Duncan is now 36. Ginobili is 35. Even Parker is now 30. If Popovich and the Spurs have any hope of winning a fifth NBA title before this great combination is finished, they must allocate their time on the floor wisely. Truth is, Pop could sit them for the rest of the season and San Antonio would still qualify for the playoffs.

There are those who say he should rest them one at a time so as to be less obvious about it. But the truth is that certain games pose the greatest danger because the schedule makes it inevitable a team’s big-minute players will be exhausted for those games. Popovich does not want to risk any of his main guys in those circumstances.

So I’ve come around to Pop’s point of view. I get that it’s unfortunate for the fans who buy tickets to those particular games, but that’s on the association for squeezing every dollar from them that it can.

The issue is indeed the integrity of competition, but it’s not the small picture of a single night. It’s the big picture of the integrity of NBA competition as a whole. Coaches must be able to deploy their players in the best long-term interests of their championship aspirations.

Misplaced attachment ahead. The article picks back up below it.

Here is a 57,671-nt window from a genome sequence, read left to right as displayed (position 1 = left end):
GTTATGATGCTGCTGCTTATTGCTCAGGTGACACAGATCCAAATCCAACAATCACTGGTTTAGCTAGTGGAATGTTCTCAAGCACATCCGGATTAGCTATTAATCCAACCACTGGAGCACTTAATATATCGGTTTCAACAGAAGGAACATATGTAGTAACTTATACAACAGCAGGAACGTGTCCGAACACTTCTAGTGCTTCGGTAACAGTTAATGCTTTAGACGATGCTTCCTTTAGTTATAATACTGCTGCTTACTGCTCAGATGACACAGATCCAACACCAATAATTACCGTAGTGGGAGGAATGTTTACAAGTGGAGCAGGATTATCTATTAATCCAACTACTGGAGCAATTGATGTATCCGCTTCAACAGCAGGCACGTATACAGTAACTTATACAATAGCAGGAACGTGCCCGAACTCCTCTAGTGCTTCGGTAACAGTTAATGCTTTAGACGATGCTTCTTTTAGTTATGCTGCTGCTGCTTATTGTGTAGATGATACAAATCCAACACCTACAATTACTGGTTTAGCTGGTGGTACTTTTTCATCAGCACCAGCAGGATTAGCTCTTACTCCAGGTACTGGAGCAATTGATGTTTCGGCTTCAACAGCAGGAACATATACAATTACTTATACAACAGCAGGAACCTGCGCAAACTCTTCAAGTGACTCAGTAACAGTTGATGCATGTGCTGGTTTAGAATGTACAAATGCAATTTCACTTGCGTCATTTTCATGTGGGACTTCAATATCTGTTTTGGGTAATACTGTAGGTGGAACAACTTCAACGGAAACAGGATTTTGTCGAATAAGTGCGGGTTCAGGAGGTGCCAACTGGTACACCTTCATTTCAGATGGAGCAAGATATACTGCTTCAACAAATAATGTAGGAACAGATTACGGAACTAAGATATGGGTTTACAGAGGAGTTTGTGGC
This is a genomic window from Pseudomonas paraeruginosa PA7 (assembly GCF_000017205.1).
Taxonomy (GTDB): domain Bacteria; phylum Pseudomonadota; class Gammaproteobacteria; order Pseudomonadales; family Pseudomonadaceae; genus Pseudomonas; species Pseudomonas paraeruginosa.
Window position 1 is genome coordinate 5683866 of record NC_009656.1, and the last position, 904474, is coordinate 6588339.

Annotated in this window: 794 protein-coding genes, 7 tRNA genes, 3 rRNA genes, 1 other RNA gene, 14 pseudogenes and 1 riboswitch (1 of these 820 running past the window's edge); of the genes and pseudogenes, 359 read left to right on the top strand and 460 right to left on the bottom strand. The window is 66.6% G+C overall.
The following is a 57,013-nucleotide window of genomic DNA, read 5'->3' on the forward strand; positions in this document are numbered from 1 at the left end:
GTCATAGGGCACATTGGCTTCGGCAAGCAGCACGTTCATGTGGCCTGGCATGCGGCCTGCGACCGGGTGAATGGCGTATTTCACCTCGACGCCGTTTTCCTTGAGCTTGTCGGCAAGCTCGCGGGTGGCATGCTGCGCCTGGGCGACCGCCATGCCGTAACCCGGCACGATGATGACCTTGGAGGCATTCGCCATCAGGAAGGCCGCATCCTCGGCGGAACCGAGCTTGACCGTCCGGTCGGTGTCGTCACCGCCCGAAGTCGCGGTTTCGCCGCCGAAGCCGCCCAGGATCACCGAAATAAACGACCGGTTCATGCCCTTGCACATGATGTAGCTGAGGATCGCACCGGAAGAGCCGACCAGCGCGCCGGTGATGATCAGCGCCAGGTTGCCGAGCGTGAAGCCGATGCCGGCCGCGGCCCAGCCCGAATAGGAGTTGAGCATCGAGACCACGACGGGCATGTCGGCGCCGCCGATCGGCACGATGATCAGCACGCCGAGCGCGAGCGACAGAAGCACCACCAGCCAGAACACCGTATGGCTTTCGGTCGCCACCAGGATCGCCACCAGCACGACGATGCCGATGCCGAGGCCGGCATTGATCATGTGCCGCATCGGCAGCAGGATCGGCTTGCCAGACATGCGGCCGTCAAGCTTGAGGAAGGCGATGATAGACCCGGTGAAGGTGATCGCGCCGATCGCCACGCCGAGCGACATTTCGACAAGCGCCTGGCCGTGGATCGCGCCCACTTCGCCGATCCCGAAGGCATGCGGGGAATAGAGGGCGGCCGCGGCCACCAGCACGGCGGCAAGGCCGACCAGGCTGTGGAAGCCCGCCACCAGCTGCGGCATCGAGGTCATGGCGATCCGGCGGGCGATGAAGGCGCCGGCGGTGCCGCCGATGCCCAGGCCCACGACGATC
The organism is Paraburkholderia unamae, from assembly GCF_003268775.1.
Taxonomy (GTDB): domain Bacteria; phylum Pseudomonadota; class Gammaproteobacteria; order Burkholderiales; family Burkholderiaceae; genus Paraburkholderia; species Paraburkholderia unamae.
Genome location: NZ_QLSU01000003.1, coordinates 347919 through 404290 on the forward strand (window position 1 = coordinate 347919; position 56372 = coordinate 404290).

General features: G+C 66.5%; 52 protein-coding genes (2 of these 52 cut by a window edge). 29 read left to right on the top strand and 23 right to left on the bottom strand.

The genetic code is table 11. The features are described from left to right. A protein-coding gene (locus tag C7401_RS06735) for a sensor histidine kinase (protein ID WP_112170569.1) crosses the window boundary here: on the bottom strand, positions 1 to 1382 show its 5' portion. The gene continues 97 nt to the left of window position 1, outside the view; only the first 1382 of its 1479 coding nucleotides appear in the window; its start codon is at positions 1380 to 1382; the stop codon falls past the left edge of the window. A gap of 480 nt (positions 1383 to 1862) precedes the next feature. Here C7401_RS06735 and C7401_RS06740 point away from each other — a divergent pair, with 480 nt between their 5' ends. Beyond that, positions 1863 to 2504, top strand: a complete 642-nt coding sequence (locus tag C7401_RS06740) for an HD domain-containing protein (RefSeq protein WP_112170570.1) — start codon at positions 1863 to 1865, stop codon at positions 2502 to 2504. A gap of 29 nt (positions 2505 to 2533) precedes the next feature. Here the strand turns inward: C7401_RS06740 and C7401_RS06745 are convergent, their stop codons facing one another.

Pop is making a statement not just about rest and recovery here. He’s making a statement about the integrity of the game. And he’s right.


Winning without your fastball

No question about it, the Broncos lost valuable style points Sunday in Kansas City.

Wait, what? There is no column for style points in the standings? Oh, then never mind.

Before complaining about the Broncos’ season-low point total (17) or season-high missed field goal total (2) in their sixth straight win, keep this in mind:

In 2008, a Chiefs team that finished 2-14 beat the Broncos at Arrowhead, 33-19.

A year later, a Chiefs team that was 3-12 at the time came to Denver for the season finale and blew out the Broncos, 44-24.

In their 22 previous visits to Arrowhead, the Broncos were 7-15.

The Chiefs have been dysentery to the Broncos. No matter how bad they are, they can still ruin Denver’s day.

So winning at Arrowhead is its own reward. How the Broncos get there is all fine print. Fortunately, this is not college football. There are no voters to judge the dominance of a win or computer algorithms to assess the margin of victory. In the NFL, as Bill Parcells famously said, you are what your record says you are. The Broncos’ record says they are 8-3, six games after starting the season 2-3.

It also says they are 4-0 against division opponents with games at Oakland (3-8) and at home against Kansas City (1-10) still to play. They are already guaranteed a winning record within the AFC West for the first time since 2005.